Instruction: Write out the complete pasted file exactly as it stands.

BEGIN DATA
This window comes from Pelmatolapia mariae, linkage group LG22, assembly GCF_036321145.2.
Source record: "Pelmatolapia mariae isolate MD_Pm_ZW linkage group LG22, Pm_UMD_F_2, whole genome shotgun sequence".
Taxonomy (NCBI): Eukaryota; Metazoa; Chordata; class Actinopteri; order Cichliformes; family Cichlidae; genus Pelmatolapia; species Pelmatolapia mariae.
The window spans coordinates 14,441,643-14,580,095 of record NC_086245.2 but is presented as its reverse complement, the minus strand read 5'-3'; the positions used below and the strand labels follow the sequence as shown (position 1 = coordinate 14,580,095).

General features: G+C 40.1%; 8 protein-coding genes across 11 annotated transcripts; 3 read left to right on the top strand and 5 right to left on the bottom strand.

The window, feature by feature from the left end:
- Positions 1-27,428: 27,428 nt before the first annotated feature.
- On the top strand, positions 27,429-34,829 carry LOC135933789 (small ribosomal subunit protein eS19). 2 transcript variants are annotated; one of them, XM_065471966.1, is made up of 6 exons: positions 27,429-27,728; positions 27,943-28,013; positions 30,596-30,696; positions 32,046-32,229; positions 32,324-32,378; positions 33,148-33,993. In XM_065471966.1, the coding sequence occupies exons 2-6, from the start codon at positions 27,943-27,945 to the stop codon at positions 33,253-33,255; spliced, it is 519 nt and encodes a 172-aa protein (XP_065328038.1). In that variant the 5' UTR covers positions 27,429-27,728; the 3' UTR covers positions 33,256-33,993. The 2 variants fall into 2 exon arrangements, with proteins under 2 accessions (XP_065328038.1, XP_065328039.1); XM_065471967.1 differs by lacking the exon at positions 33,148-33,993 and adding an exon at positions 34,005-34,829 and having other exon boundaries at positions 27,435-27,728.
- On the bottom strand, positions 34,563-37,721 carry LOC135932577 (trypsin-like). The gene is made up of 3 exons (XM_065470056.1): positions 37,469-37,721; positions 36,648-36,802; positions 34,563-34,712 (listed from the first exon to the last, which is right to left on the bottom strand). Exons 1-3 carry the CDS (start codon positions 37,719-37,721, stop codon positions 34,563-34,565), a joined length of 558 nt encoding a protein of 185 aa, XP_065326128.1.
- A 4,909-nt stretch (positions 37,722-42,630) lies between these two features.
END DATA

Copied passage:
This window comes from Pelmatolapia mariae, linkage group LG22, assembly GCF_036321145.2.
Source record: "Pelmatolapia mariae isolate MD_Pm_ZW linkage group LG22, Pm_UMD_F_2, whole genome shotgun sequence".
Taxonomy (NCBI): Eukaryota; Metazoa; Chordata; class Actinopteri; order Cichliformes; family Cichlidae; genus Pelmatolapia; species Pelmatolapia mariae.
The window spans coordinates 14,441,643-14,580,095 of record NC_086245.2 but is presented as its reverse complement, the minus strand read 5'-3'; the positions used below and the strand labels follow the sequence as shown (position 1 = coordinate 14,580,095).

General features: G+C 40.1%; 8 protein-coding genes across 11 annotated transcripts; 3 read left to right on the top strand and 5 right to left on the bottom strand.

The window, feature by feature from the left end:
- Positions 1-27,428: 27,428 nt before the first annotated feature.
- On the top strand, positions 27,429-34,829 carry LOC135933789 (small ribosomal subunit protein eS19). 2 transcript variants are annotated; one of them, XM_065471966.1, is made up of 6 exons: positions 27,429-27,728; positions 27,943-28,013; positions 30,596-30,696; positions 32,046-32,229; positions 32,324-32,378; positions 33,148-33,993. In XM_065471966.1, the coding sequence occupies exons 2-6, from the start codon at positions 27,943-27,945 to the stop codon at positions 33,253-33,255; spliced, it is 519 nt and encodes a 172-aa protein (XP_065328038.1). In that variant the 5' UTR covers positions 27,429-27,728; the 3' UTR covers positions 33,256-33,993. The 2 variants fall into 2 exon arrangements, with proteins under 2 accessions (XP_065328038.1, XP_065328039.1); XM_065471967.1 differs by lacking the exon at positions 33,148-33,993 and adding an exon at positions 34,005-34,829 and having other exon boundaries at positions 27,435-27,728.
- On the bottom strand, positions 34,563-37,721 carry LOC135932577 (trypsin-like). The gene is made up of 3 exons (XM_065470056.1): positions 37,469-37,721; positions 36,648-36,802; positions 34,563-34,712 (listed from the first exon to the last, which is right to left on the bottom strand). Exons 1-3 carry the CDS (start codon positions 37,719-37,721, stop codon positions 34,563-34,565), a joined length of 558 nt encoding a protein of 185 aa, XP_065326128.1.
- A 4,909-nt stretch (positions 37,722-42,630) lies between these two features.